Victory Gardens, America’s Legacy of Sustainability

This past memorial day, I found myself fortunate enough to be at a home with an abundant garden; carefully constructed out of the hillside, the open air structure protects the many fruit trees and lettuces, kale, herbs, and root vegetables growing within. Such smart, efficient and satisfying use of the land!

America has a long history with this sort of economical land usage, with perhaps the most apt on this particular day being the Victory Garden tradition. Begun as a response during WWII to a shortage of produce and rations on staple items (ie. milk, butter, cheese, eggs, canned goods and coffee), Victory Gardens quickly became a phenomenon.

The movement spanned the country, utilizing everything available- from window-boxes to yards, vacant lots, and land both public and private. The USDA estimates that 20 million Americans answered Uncle Sam’s call to provide their own fruits and vegetables, producing 9-10 million tons of food. The produce generated from Victory Gardens was equal at the time to all commercial production of fresh vegetables, and provided 41% of all the vegetable produce consumed nationwide.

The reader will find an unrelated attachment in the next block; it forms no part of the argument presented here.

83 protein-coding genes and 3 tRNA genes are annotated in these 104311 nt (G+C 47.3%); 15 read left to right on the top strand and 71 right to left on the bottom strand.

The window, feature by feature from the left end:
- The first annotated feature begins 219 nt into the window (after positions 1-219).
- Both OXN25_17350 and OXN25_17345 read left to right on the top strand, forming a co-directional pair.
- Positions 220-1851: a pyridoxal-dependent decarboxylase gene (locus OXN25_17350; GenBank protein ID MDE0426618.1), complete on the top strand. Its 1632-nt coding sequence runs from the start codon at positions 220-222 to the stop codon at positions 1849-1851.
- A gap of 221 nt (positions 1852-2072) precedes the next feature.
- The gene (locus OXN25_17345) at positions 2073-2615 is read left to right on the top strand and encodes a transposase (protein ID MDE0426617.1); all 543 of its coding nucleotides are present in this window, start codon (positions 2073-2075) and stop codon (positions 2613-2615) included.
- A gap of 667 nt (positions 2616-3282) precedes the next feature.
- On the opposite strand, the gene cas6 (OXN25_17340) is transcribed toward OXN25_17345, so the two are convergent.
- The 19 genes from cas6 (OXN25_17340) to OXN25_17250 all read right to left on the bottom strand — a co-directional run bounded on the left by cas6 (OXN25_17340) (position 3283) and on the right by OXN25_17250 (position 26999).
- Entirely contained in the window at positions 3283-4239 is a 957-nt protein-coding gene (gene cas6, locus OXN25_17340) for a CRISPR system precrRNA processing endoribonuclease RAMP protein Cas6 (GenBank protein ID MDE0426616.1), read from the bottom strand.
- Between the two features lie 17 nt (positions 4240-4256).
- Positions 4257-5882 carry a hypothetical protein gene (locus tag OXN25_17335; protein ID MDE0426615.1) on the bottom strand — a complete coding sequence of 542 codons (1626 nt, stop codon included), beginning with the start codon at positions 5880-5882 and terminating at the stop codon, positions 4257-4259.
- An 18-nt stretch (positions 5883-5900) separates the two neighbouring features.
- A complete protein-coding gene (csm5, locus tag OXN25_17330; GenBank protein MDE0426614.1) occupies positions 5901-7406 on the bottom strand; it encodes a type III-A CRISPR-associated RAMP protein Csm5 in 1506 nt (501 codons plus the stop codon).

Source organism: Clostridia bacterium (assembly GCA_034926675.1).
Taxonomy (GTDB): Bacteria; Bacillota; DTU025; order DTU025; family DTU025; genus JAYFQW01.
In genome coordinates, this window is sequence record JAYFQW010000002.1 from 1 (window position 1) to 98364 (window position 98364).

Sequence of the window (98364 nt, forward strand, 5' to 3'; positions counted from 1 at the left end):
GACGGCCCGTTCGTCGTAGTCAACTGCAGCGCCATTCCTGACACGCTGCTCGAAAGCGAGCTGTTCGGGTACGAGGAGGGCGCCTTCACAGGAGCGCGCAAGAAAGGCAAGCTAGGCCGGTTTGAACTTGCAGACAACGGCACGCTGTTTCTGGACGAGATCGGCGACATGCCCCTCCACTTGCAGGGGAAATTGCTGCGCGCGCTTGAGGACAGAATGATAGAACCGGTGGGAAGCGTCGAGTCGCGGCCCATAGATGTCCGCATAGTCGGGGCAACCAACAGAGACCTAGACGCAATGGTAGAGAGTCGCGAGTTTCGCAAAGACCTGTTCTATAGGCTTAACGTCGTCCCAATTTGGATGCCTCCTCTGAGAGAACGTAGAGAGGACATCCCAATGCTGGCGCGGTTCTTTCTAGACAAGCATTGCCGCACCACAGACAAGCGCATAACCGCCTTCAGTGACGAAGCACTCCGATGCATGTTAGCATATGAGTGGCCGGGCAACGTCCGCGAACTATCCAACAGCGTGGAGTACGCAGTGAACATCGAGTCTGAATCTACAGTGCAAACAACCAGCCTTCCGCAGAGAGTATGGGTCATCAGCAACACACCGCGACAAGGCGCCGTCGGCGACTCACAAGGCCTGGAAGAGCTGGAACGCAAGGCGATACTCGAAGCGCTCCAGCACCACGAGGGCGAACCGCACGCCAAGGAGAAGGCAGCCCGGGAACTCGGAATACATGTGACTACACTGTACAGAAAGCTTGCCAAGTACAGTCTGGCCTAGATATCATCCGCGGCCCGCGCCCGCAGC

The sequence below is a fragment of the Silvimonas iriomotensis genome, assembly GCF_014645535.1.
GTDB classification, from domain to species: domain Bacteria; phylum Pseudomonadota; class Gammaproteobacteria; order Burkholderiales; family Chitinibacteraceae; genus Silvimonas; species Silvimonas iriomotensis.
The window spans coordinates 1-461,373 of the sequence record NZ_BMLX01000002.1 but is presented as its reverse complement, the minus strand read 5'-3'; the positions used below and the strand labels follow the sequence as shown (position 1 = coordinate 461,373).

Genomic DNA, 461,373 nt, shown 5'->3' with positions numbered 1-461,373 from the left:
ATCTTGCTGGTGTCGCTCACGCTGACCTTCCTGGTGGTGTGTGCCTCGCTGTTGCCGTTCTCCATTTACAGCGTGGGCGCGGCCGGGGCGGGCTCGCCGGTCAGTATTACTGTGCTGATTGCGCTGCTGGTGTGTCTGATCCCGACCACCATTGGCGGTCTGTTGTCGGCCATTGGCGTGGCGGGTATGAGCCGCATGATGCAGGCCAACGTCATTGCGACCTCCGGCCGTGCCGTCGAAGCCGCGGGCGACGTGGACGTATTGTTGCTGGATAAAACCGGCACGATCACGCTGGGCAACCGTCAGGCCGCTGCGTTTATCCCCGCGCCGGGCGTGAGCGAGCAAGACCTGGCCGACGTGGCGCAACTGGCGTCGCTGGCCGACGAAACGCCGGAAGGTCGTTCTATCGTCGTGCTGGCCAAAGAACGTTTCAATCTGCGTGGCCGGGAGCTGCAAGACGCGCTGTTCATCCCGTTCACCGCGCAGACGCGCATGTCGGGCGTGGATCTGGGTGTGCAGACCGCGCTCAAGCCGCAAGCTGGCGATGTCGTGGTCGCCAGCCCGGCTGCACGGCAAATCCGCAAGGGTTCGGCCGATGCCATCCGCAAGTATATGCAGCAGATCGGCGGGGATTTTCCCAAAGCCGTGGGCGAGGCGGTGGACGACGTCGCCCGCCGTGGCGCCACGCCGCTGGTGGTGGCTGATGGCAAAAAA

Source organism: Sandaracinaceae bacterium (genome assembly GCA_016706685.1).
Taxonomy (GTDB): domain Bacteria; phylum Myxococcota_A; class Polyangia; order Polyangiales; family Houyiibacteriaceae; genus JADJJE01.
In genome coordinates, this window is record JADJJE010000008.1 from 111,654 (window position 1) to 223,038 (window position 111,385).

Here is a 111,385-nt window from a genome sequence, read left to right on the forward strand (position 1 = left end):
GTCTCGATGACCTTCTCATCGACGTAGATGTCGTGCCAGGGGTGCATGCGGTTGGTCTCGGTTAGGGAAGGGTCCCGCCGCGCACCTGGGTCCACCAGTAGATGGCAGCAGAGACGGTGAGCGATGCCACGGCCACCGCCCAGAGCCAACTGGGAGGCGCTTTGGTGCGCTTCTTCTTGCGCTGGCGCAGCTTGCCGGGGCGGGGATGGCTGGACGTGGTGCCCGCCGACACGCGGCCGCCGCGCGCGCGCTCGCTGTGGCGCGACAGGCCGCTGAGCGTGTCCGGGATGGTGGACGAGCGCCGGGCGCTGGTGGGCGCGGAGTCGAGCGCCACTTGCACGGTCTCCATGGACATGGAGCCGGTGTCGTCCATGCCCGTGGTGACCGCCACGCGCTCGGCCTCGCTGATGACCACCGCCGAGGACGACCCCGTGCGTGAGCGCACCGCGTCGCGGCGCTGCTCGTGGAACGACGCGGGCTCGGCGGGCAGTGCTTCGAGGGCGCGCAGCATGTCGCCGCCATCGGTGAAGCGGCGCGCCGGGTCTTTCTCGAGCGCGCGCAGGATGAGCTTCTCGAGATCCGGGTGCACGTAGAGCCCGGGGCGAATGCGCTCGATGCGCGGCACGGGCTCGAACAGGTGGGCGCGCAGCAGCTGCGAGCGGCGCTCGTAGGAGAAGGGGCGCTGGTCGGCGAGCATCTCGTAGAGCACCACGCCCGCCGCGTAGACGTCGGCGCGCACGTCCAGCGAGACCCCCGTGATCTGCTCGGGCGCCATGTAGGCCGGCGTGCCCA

Lauded not only for their staggering output, Victory Gardens were also viewed as a morale booster, providing those at home with a way to contribute to the war effort. By producing their own fresh produce and refraining from canned goods, these gardeners freed up more food to be sent to the troops.

As an urban gardener (limited to a few modest planters), I appreciate the grace notes that growing even some of my own foods brings to my life. Today, I am also appreciative of the small link to this great legacy of sustainability and good old fashioned patriotism.

For more on Victory Gardens, click through the links below:

For information about modern Victory Garden Initiatives:

Our Wild Oats bloggers are partners who love to share their passion and knowledge about better living! While we compensate them for being a part of this vibrant community, their views and opinions are their own and do not signify Wild Oats' opinions, endorsement or recommendations. Wild Oats reserves the right to moderate and remove comments that are off-topic or inappropriate, so please help us keep this community clean, fun and valuable!

Leave a Reply

Your email address will not be published. Required fields are marked *

Email Signup

Follow Us Online

Latest Posts

Our Bloggers